Magazine article Drug Topics

Patented Dosing Regimen Gains Ulcer Indication

Magazine article Drug Topics

Patented Dosing Regimen Gains Ulcer Indication

Article excerpt

Procter & Gamble Co. has received Food & Drug Administration approval to market Helidac Therapy for the treatment of patients with active duodenal ulcer associated with H. pylori infection. Helidac isn't a new drug, but rather it's a patented dosing regimen made up of bismuth subsalicylate, metronidazole, and tetracycline. Patients treated with Helidac Therapy should also receive an H2 antagonist.

One dose of Helidac Therapy is made up of two bismuth subsalicylate 262.4-mg chewable tablets, one metronidazole 250-mg tablet, and one tetracycline 500-mg capsule. Patients need to take each medication four times a day, with meals and at bedtime. To make it easier for patients to take 16 pills a day, P&G is packaging the product in a Helidac "kit." Each kit contains 14 punch-through cards, and each card contains a one-day supply of medication. The medication cards are perforated into four sections, which contain the morning, lunch, dinner, and bedtime doses of each medication. Patients should be instructed to chew the bismuth subsalicylate tablets and to swallow the metronidazole tablets and the tetracycline capsules with water.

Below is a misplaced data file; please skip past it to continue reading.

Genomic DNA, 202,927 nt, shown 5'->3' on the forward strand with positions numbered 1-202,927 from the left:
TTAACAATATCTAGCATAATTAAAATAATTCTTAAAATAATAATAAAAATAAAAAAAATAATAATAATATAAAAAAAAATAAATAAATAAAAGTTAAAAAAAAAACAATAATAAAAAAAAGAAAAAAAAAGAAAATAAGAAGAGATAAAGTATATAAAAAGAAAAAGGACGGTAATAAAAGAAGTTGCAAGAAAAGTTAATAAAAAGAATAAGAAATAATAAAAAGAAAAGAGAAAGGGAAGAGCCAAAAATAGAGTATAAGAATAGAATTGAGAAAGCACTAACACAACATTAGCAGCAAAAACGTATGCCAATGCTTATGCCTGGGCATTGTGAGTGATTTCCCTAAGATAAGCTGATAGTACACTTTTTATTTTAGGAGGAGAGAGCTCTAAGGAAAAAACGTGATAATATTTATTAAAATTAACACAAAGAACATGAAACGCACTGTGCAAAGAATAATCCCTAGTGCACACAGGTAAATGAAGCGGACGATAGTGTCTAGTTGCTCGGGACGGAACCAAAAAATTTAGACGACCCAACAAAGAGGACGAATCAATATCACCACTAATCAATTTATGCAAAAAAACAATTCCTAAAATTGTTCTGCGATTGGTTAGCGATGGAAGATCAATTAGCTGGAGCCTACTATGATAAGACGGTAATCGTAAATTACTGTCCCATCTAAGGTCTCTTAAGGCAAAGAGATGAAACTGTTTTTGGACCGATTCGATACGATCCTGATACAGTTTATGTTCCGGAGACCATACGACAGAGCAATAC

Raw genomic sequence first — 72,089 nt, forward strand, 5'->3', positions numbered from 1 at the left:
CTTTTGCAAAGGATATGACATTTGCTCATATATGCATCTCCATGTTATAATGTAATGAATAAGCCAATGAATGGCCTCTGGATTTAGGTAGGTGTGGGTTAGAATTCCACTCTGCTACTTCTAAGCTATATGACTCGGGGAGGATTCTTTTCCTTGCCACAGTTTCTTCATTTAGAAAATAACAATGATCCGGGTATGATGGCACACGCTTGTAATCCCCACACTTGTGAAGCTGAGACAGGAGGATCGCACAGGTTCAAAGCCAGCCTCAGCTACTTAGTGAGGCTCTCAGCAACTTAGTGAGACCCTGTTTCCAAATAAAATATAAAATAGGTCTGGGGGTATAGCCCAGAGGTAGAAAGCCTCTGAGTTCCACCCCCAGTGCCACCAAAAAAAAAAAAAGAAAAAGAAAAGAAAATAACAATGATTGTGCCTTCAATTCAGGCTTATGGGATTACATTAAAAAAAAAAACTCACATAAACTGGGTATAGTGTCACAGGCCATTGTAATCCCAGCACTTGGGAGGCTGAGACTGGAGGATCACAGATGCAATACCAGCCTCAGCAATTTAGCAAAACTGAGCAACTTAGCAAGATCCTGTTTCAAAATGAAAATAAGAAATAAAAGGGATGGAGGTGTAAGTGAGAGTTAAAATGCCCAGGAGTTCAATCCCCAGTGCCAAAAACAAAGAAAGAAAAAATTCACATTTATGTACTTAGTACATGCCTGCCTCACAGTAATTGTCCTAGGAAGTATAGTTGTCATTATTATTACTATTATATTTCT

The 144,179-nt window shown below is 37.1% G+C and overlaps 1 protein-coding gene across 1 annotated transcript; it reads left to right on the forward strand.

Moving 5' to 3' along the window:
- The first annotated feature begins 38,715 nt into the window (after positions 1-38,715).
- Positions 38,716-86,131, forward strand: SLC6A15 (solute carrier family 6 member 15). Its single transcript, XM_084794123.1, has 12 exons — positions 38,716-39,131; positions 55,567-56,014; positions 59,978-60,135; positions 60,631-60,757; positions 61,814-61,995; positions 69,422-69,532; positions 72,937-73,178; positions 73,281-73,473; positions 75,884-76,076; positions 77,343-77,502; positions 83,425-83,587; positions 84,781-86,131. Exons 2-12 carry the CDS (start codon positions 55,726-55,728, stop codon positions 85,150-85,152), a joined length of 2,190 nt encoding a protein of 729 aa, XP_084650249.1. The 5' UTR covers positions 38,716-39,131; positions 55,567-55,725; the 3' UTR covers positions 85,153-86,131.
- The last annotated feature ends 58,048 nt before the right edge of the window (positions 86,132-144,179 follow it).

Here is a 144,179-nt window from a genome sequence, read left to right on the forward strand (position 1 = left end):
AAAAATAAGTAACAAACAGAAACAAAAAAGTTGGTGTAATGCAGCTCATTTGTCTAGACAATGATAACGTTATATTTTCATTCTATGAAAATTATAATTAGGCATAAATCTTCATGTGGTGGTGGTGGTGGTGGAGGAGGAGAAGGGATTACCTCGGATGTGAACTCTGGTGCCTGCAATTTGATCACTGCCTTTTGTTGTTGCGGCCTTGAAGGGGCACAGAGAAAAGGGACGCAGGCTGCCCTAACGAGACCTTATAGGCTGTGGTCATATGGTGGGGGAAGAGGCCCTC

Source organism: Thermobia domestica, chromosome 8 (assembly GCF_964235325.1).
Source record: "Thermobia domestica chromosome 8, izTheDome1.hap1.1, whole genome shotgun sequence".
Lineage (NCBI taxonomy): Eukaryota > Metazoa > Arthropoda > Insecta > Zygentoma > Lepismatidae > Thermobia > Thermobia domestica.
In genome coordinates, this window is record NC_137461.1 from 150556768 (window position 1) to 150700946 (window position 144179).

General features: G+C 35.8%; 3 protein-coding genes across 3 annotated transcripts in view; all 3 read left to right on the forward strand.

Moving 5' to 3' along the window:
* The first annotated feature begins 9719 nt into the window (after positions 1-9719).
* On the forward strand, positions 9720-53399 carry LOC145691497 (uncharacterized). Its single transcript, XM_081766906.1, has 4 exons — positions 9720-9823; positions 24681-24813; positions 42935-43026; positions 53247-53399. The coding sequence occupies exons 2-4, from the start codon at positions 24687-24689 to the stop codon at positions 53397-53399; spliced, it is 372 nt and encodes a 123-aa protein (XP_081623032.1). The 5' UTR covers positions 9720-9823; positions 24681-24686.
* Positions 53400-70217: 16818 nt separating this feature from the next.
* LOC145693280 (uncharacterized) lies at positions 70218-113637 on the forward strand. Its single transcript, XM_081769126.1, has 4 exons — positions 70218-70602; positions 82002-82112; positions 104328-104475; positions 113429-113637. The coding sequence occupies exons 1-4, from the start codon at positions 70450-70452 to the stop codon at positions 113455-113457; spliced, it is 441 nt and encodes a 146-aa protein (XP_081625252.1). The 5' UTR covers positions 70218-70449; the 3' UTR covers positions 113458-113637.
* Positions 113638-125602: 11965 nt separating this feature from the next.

In the clinical studies of Helidac Therapy, H. pylori was eradicated in up to 82% of patients. One year after treatment, 91% of patients had not had a recurrence of ulcer. According to the package insert, the most common side effects with the regimen are nausea (10%), diarrhea (5%), and abdominal pain (3%).

When counseling patients on the use of Helidac Therapy, pharmacists must keep in mind the common side effects of each individual medication. For example:

Tetracyclines may affect the efficacy of oral contraceptives and should not be used in pregnant women. The use of alcoholic beverages can cause a disulfiram-type reaction in patients taking metronidazole.

Tetracycline can cause photosensitivity reactions.

Bismuth subsalicylate may cause darkening of the stools and tongue. …

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